“Planning is bringing the future into the present so that you can do something about it now.” ~ Alan Lakein
Tax planning is a concept which has become a more prevalent topic in American’s lexicon since the passage of the Tax Cuts and Jobs Act, which became law in December of 2017. Tax planning is the analysis of your financial situation from a tax perspective and has several beneficial advantages that can help you leverage tax benefits, preserve investment returns, structure charitable donations, protect and secure financial support for dependents, and prepare for a secure retirement. If you’re looking to reduce your taxes or increase your tax refund for 2020, here are some tax planning basics to follow.
What is Tax Planning?
Tax planning is all about tax efficiency. When done correctly, tax planning leaves you with a financial plan that ties together all the elements of your economic life, ensuring that you minimize your tax liabilities and help with after-tax wealth accumulation. Common considerations of tax planning include your income, coupled with planning the timing of purchases and expenditures. Tax planning also involves using strategies that allow you to save for retirement and utilizing different types of tax shelters. While tax planning can be confusing and seem like a daunting task for those just getting started, you can simplify the process by keeping a few key concepts in mind when beginning your tax planning.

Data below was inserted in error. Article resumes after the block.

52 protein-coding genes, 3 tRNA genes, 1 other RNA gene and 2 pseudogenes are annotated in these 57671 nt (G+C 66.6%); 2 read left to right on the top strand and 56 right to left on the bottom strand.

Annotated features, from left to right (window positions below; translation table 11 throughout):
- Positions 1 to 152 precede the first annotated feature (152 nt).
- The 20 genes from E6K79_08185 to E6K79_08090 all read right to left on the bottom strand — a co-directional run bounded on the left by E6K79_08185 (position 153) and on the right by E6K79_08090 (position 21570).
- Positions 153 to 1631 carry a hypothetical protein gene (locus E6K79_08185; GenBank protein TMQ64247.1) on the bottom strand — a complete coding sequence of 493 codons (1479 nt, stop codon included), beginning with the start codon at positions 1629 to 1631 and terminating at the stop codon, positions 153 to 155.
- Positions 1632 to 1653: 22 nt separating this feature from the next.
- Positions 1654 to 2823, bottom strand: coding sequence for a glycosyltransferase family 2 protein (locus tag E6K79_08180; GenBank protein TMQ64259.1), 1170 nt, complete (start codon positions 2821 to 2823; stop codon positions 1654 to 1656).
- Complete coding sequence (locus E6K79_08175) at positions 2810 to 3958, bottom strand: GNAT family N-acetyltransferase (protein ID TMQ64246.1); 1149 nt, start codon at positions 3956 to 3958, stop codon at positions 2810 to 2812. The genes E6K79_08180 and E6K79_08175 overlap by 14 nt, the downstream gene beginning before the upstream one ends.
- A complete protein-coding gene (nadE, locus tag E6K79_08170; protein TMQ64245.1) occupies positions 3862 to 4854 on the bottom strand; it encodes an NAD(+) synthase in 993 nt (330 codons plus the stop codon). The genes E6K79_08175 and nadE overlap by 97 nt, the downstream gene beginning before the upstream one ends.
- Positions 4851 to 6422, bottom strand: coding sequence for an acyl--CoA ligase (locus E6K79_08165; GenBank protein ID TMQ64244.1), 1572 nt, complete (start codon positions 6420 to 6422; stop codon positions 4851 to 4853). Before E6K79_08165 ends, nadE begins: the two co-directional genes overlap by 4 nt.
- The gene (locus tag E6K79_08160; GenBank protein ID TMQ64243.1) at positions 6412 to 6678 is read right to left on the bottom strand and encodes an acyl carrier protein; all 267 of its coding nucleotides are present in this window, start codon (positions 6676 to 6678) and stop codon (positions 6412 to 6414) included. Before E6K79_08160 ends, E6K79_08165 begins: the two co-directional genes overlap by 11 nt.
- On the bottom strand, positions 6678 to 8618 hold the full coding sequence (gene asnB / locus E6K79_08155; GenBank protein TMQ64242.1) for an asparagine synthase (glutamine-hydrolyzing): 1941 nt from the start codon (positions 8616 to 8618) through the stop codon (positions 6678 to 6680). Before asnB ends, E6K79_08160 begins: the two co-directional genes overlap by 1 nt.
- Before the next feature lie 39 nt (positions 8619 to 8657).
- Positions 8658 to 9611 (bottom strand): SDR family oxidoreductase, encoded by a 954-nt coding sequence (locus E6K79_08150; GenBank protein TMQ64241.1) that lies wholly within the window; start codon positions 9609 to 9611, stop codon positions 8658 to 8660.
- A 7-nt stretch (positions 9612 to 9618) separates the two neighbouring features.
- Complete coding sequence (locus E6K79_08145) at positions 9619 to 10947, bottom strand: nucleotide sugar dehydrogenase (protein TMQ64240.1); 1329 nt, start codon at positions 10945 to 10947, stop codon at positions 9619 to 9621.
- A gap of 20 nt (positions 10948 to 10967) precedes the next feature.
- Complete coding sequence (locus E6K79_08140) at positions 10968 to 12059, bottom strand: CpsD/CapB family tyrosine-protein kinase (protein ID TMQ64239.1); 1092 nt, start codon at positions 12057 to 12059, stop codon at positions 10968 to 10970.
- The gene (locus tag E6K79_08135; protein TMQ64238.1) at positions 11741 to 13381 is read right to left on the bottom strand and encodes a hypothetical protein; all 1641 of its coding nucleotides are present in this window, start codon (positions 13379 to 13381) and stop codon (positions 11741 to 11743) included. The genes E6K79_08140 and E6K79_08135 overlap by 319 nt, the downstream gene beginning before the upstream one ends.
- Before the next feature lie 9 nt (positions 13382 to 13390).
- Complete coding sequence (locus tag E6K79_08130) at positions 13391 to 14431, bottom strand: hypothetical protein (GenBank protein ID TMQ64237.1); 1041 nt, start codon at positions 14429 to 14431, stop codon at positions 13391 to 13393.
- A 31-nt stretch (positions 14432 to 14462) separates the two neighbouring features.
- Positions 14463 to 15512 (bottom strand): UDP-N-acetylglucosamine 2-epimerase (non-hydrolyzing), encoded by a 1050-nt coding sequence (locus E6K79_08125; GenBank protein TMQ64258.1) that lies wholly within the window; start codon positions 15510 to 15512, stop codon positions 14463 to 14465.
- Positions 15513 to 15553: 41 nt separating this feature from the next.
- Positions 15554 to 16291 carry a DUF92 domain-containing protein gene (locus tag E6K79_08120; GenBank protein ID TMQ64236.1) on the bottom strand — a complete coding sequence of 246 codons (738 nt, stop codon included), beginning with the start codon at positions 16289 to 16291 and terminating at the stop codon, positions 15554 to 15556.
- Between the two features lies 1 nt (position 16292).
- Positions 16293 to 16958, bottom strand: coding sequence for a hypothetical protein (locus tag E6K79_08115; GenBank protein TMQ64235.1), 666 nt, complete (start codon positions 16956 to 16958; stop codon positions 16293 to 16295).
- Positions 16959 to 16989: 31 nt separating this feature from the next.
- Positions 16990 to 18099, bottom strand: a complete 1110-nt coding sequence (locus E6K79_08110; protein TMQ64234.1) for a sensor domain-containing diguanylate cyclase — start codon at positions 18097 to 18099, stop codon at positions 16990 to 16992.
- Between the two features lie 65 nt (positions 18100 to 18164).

Know Your Tax Bracket
For tax planning starters, understanding the progressive tax bracket your income level falls into is paramount. In all, there are now seven federal income tax brackets. To discover which tax bracket you fall into, you take your entire income for the year, then subtract tax deductions to determine your taxable income. You then divide your taxable income into parts and then pay taxes on each piece. For example, if you earned $50,000 for the year, you would pay 22% on the first $39,475 and then 12% on the remaining $9,700. The table below shows the tax brackets and rates for 2019.
|Unmarried Individuals, Taxable Income Over
|Married Individuals, Taxable Income Over
|Head of Household, Taxable Income Over
Understand Tax Deductions and Tax Credits
First-time tax planners tend to focus solely on obtaining tax deductions while ignoring tax credits. The difference between tax deductions and tax credits is that a tax credit is applied to the amount of taxes you owe, while a tax deduction lowers your overall taxable income. Both deductions and credits can reduce your tax liability, but they do it differently and could make the difference in a large amount of money. Tax deductions include things such as:
- Mortgage Loan Interest
- Medical and Dental Expenses
- School Tuition and Fees